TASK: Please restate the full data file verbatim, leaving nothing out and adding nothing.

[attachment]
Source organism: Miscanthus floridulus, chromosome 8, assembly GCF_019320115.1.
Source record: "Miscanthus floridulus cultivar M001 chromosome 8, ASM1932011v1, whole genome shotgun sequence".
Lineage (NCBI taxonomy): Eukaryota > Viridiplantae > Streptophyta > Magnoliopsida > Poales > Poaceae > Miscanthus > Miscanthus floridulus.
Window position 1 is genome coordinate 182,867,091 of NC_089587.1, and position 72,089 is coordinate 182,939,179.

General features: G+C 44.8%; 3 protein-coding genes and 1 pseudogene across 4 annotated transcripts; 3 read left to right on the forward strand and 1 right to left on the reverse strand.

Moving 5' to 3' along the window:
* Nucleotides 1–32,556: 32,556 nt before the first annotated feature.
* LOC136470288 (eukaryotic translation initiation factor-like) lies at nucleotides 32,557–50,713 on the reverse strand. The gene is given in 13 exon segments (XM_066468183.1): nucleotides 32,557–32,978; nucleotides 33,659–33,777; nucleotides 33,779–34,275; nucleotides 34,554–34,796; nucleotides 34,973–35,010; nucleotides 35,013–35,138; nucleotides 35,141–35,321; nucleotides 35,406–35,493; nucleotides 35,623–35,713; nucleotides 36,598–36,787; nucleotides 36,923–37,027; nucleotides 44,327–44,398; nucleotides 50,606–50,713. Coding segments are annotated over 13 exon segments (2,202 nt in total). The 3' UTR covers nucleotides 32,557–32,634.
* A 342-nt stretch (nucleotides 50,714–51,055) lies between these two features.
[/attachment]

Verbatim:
Source organism: Miscanthus floridulus, chromosome 8, assembly GCF_019320115.1.
Source record: "Miscanthus floridulus cultivar M001 chromosome 8, ASM1932011v1, whole genome shotgun sequence".
Lineage (NCBI taxonomy): Eukaryota > Viridiplantae > Streptophyta > Magnoliopsida > Poales > Poaceae > Miscanthus > Miscanthus floridulus.
Window position 1 is genome coordinate 182,867,091 of NC_089587.1, and position 72,089 is coordinate 182,939,179.

General features: G+C 44.8%; 3 protein-coding genes and 1 pseudogene across 4 annotated transcripts; 3 read left to right on the forward strand and 1 right to left on the reverse strand.

Moving 5' to 3' along the window:
* Nucleotides 1–32,556: 32,556 nt before the first annotated feature.
* LOC136470288 (eukaryotic translation initiation factor-like) lies at nucleotides 32,557–50,713 on the reverse strand. The gene is given in 13 exon segments (XM_066468183.1): nucleotides 32,557–32,978; nucleotides 33,659–33,777; nucleotides 33,779–34,275; nucleotides 34,554–34,796; nucleotides 34,973–35,010; nucleotides 35,013–35,138; nucleotides 35,141–35,321; nucleotides 35,406–35,493; nucleotides 35,623–35,713; nucleotides 36,598–36,787; nucleotides 36,923–37,027; nucleotides 44,327–44,398; nucleotides 50,606–50,713. Coding segments are annotated over 13 exon segments (2,202 nt in total). The 3' UTR covers nucleotides 32,557–32,634.
* A 342-nt stretch (nucleotides 50,714–51,055) lies between these two features.